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Discussion Starter · #1 ·
Yesterday I found a pinkish bump on my dog’s front leg. It feels pretty firm, but he doesn’t seem to be bothered by it.

I called the vet and scheduled an appointment on Thursday (earliest slot), but meanwhile I’m worried to death. Can someone help me to see if this is something I should worry about? A tumor or a cyst?

Fawn Whiskers Gesture Wood Snout
 

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Discussion Starter · #5 ·
Hopefully, it's a wart. My first german shepherd had a wart on her neck that looked like a tick.
Thanks for the reply! I’m not sure about wart but the surface looks pretty smooth. I assumed wart is always has ‘cauliflower’ like appearance? It’s doesn’t seem to be itchy or painful either.
 

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It's probably just a cyst but I always get them checked out. Don't play with it. If it is a MCT, irritating it will release histamines. You could give your dog benadryl for the next few days until the appt.
 

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Discussion Starter · #9 ·
It's probably just a cyst but I always get them checked out. Don't play with it. If it is a MCT, irritating it will release histamines. You could give your dog benadryl for the next few days until the appt.
How will Benadryl help in this case?

Yeah I’ll definitely take him to vet but I just realized the appointment is not this Thursday, but the following one. Apparently it’s not a scheduling mistake but they’re just booked out. I called urgent care and they told me this is not urgent.

I’m not sure what my options are. I can’t wait for another week to get this checked out.
 

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How will Benadryl help in this case?

Yeah I’ll definitely take him to vet but I just realized the appointment is not this Thursday, but the following one. Apparently it’s not a scheduling mistake but they’re just booked out. I called urgent care and they told me this is not urgent.

I’m not sure what my options are. I can’t wait for another week to get this checked out.
Because a MCT is created by histamines. So if you give an anti-histamine, it can slow the spread of cancer. if they do an aspiration of the growth, and it is a MCT, then the "injury" to will tell the body to create histamines...which you do not want. That is why my vet will only remove them and will not aspirate them. he feels aspirating them can "seed" the body. Benadryl is a common treatment for a dog with MCT's.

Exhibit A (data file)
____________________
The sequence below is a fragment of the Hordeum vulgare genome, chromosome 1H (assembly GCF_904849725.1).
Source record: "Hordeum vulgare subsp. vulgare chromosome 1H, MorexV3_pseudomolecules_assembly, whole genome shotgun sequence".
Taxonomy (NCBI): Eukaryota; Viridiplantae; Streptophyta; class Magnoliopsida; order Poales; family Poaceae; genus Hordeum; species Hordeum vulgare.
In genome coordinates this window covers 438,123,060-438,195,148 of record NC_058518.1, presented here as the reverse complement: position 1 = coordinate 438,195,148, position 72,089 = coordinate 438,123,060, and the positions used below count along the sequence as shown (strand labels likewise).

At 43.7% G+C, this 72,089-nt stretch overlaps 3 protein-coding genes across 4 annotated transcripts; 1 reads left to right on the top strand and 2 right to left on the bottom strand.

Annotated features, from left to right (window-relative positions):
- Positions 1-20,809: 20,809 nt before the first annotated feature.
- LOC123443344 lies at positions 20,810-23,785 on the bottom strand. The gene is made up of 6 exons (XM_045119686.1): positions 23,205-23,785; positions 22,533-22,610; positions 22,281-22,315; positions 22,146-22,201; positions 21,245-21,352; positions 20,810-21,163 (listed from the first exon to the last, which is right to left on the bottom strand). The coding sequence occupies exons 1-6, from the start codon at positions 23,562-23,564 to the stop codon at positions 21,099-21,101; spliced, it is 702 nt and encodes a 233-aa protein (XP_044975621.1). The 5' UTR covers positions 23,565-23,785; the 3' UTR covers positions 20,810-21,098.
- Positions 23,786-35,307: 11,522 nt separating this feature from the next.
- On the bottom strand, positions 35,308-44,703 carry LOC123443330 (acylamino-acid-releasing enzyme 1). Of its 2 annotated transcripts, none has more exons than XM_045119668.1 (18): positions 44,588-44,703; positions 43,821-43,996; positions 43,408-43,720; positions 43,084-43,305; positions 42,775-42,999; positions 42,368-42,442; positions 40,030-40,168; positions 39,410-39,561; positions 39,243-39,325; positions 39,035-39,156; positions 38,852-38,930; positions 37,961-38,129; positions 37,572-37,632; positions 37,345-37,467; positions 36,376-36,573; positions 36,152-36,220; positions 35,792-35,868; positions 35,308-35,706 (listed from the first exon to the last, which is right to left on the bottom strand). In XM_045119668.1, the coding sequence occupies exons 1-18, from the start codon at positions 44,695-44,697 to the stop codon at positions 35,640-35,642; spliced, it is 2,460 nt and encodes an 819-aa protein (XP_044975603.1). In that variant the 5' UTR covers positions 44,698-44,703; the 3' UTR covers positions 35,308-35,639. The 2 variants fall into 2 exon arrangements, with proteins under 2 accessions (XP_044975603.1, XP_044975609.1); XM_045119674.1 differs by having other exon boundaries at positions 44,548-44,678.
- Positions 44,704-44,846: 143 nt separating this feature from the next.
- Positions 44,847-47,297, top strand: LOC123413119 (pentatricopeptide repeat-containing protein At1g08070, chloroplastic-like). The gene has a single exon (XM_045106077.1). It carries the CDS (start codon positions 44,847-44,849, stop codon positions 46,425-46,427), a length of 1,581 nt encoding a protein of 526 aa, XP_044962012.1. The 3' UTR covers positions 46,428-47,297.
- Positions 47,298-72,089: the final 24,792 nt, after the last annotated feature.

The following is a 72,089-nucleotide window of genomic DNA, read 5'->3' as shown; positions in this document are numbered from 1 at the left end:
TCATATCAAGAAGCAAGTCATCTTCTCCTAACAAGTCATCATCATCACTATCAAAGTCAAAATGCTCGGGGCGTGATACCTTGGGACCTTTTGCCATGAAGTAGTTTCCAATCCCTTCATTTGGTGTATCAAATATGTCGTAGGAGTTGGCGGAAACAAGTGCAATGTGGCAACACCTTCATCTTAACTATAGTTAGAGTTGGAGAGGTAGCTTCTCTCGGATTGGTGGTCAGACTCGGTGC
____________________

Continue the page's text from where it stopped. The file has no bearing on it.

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Don't fret. You don't know until you know! No use worrying yourself to panic. My 9.5 year old girl just had a mass on her flank that looked exactly like all the google images of MCT. Vet needle biopsied it and it came back as a plasmacytoma (BENIGN!!!!). She had another lump on her back and bump in her mouth so we opted to have all lumps and bumps removed. By the time her surgery day came around it had almost completely gone away on it's own. Vet still removed what was left and good margins just in case. Histopathology came back confirming plasmacytoma. Two vets said it needed to come off on initial look because MCT was a possibility by looks alone. But it wasn't MCT. Breathe and let your vet do what vets do...diagnose.
The other lump that both myself and vets suspected was a sebaceous type cyst turned out to be an hemangioma another benign tumor. Removed with good margins. So moral of the story is don't jump to awful conclusions.
 

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Discussion Starter · #12 ·
Because a MCT is created by histamines. So if you give an anti-histamine, it can slow the spread of cancer. if they do an aspiration of the growth, and it is a MCT, then the "injury" to will tell the body to create histamines...which you do not want. That is why my vet will only remove them and will not aspirate them. he feels aspirating them can "seed" the body. Benadryl is a common treatment for a dog with MCT's.
Thanks a lot for all the helpful info! The needle aspiration now sounds scary to me.

I can’t wait til next week so I called a mobile vet who’s available on Wednesday. I doubt they’ll be able to perform the removal in house visit, so probably just going to do need aspiration. I’ll give him Benadryl just to be safer.
 

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Discussion Starter · #13 ·
Don't fret. You don't know until you know! No use worrying yourself to panic. My 9.5 year old girl just had a mass on her flank that looked exactly like all the google images of MCT. Vet needle biopsied it and it came back as a plasmacytoma (BENIGN!!!!). She had another lump on her back and bump in her mouth so we opted to have all lumps and bumps removed. By the time her surgery day came around it had almost completely gone away on it's own. Vet still removed what was left and good margins just in case. Histopathology came back confirming plasmacytoma. Two vets said it needed to come off on initial look because MCT was a possibility by looks alone. But it wasn't MCT. Breathe and let your vet do what vets do...diagnose.
The other lump that both myself and vets suspected was a sebaceous type cyst turned out to be an hemangioma another benign tumor. Removed with good margins. So moral of the story is don't jump to awful conclusions.
Thank you so much for the kind words.

I can’t stop googling MCT for the past 2 days. And im almost certain at this point that it’s MCT. And I feel every time I check on the bump, it looks bigger than 5mins ago.